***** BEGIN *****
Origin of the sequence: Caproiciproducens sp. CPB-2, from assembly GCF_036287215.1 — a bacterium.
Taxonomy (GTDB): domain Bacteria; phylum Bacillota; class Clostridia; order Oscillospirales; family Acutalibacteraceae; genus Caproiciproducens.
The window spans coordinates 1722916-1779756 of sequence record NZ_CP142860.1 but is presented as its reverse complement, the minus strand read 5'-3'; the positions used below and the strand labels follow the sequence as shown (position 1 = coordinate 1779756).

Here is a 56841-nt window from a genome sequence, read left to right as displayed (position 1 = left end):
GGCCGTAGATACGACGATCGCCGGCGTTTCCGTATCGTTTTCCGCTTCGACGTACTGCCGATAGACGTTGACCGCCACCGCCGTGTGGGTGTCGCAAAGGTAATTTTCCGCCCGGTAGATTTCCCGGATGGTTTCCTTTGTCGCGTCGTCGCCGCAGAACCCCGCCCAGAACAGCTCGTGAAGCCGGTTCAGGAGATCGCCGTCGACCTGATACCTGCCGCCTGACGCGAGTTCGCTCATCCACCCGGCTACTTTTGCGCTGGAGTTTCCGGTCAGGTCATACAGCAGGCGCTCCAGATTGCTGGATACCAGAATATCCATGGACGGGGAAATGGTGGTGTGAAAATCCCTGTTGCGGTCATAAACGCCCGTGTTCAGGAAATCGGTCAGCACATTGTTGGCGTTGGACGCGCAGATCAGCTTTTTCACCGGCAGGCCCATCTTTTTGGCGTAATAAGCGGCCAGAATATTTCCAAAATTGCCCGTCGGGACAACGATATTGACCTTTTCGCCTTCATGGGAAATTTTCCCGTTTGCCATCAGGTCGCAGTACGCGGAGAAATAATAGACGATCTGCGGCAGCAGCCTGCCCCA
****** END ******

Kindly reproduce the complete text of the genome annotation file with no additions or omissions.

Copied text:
Origin of the sequence: Caproiciproducens sp. CPB-2, from assembly GCF_036287215.1 — a bacterium.
Taxonomy (GTDB): domain Bacteria; phylum Bacillota; class Clostridia; order Oscillospirales; family Acutalibacteraceae; genus Caproiciproducens.
The window spans coordinates 1722916-1779756 of sequence record NZ_CP142860.1 but is presented as its reverse complement, the minus strand read 5'-3'; the positions used below and the strand labels follow the sequence as shown (position 1 = coordinate 1779756).

Here is a 56841-nt window from a genome sequence, read left to right as displayed (position 1 = left end):
GGCCGTAGATACGACGATCGCCGGCGTTTCCGTATCGTTTTCCGCTTCGACGTACTGCCGATAGACGTTGACCGCCACCGCCGTGTGGGTGTCGCAAAGGTAATTTTCCGCCCGGTAGATTTCCCGGATGGTTTCCTTTGTCGCGTCGTCGCCGCAGAACCCCGCCCAGAACAGCTCGTGAAGCCGGTTCAGGAGATCGCCGTCGACCTGATACCTGCCGCCTGACGCGAGTTCGCTCATCCACCCGGCTACTTTTGCGCTGGAGTTTCCGGTCAGGTCATACAGCAGGCGCTCCAGATTGCTGGATACCAGAATATCCATGGACGGGGAAATGGTGGTGTGAAAATCCCTGTTGCGGTCATAAACGCCCGTGTTCAGGAAATCGGTCAGCACATTGTTGGCGTTGGACGCGCAGATCAGCTTTTTCACCGGCAGGCCCATCTTTTTGGCGTAATAAGCGGCCAGAATATTTCCAAAATTGCCCGTCGGGACAACGATATTGACCTTTTCGCCTTCATGGGAAATTTTCCCGTTTGCCATCAGGTCGCAGTACGCGGAGAAATAATAGACGATCTGCGGCAGCAGCCTGCCCCA